Richard Ketchum, Chairman and CEO of the Financial Industry Regulatory Authority, announced in FINRA’s 11th annual Regulatory and Examination Priorities Letter, published earlier this week, that “firm culture, ethics and conflicts of interest … remain a top priority for FINRA.” Mr. Ketchum elaborates further about the importance of “culture.” He says: “A firm’s culture contributes to, and is also a product of, a firm’s supervision and its approaches to identifying and managing conflicts of interest and the ethical treatment of customers. Given the significant role culture plays in how a firm conducts its business, this year the letter addresses how we will formalize our assessment of firm culture to better understand how culture affects a firm’s compliance and risk management practices.”
As today is TBT—Throw-back Thursday—all of his references to “culture” made us think about Culture Club, the UK rock band formed in 1981 (that’s 35 years ago!). According to various histories of the band, with Boy George, an Irish cross-dresser, as the lead singer, a black Briton on bass, an Anglo-Saxon on guitar and keyboards, and a Jewish drummer, the group decided to call themselves Culture Club. Certainly that puts an exclamation point on the importance of culture!
The Wall Street Journal, reporting on the Priorities Letter, commented that the “heightened focus on culture is meant to go hand-in-hand with a deeper dive into sales practices at [brokerage] firms, including how firms are managing conflicts of interest that arise from selling certain investment products.” The article states that “another area of firm culture that has raised regulatory eyebrows has been how discipline is meted out among high-producing and low-producing advisers.” FINRA’s scrutiny may cause firms to shy away from giving their registered reps second chances when violations of the firm’s policies and procedures are discovered.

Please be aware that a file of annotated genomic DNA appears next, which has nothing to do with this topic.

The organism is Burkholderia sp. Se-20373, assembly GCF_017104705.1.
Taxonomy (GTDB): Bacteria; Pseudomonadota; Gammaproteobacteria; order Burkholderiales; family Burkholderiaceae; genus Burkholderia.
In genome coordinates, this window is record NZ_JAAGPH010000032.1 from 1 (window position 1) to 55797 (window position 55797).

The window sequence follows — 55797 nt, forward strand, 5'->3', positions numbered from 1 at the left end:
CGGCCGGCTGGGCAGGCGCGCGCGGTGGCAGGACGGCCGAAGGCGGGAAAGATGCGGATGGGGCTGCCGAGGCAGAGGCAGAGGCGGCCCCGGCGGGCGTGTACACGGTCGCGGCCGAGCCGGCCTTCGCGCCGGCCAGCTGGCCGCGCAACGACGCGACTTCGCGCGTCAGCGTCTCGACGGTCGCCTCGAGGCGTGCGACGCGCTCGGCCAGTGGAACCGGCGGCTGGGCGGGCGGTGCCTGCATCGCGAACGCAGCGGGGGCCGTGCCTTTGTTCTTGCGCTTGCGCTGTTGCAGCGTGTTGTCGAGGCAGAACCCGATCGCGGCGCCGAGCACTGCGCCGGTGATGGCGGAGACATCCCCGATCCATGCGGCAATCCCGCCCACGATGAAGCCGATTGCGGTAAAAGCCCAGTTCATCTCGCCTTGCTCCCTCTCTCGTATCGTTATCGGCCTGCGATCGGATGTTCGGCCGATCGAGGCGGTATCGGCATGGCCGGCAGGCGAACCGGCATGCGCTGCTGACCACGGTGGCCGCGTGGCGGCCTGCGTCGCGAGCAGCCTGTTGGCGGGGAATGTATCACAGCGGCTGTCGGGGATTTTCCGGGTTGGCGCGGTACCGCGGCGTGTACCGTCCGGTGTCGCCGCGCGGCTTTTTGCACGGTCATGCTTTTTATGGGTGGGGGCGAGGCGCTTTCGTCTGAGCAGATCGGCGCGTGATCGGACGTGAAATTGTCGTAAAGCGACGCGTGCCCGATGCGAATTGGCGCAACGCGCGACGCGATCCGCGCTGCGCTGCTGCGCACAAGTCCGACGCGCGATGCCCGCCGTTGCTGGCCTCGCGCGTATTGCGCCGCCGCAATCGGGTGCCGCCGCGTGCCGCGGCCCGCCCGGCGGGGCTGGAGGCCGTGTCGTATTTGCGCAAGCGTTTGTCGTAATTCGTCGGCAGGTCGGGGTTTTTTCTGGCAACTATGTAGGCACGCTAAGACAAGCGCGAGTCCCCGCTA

Mr. Ketchum also said that FINRA’s emphasis on culture is closely aligned with supervision, another area of focus for 2016. He urges brokerage firms to review their supervisory, risk management and control systems as part of their overall compliance programs. At the same time, Ketchum insists that FINRA is not going to be overly prescriptive or attempt to hold brokers to a one-size-fits-all standard for what an appropriate culture should look like. He said, “Our goal is not to dictate a specific culture, but rather to understand how each firm’s culture affects compliance and risk management practices.”
In an attempt to provide some objective criteria to evaluate firm culture, the Priorities Letter states that FINRA will focus on five indicators of a firm’s culture: whether control functions are valued within the organization; whether policy or control breaches are tolerated; whether the organization proactively seeks to identify risk and compliance events; whether the supervisors are effective role models of firm culture; and whether sub-cultures (such as at a branch office or trading desk) that may not conform to overall corporate culture are identified and addressed.
With FINRA’s promise to closely examine firm culture, brokerage firms may be well advised to consider adopting as their theme song Culture Club’s 1982 hit, “Do You Really Want to Hurt Me?”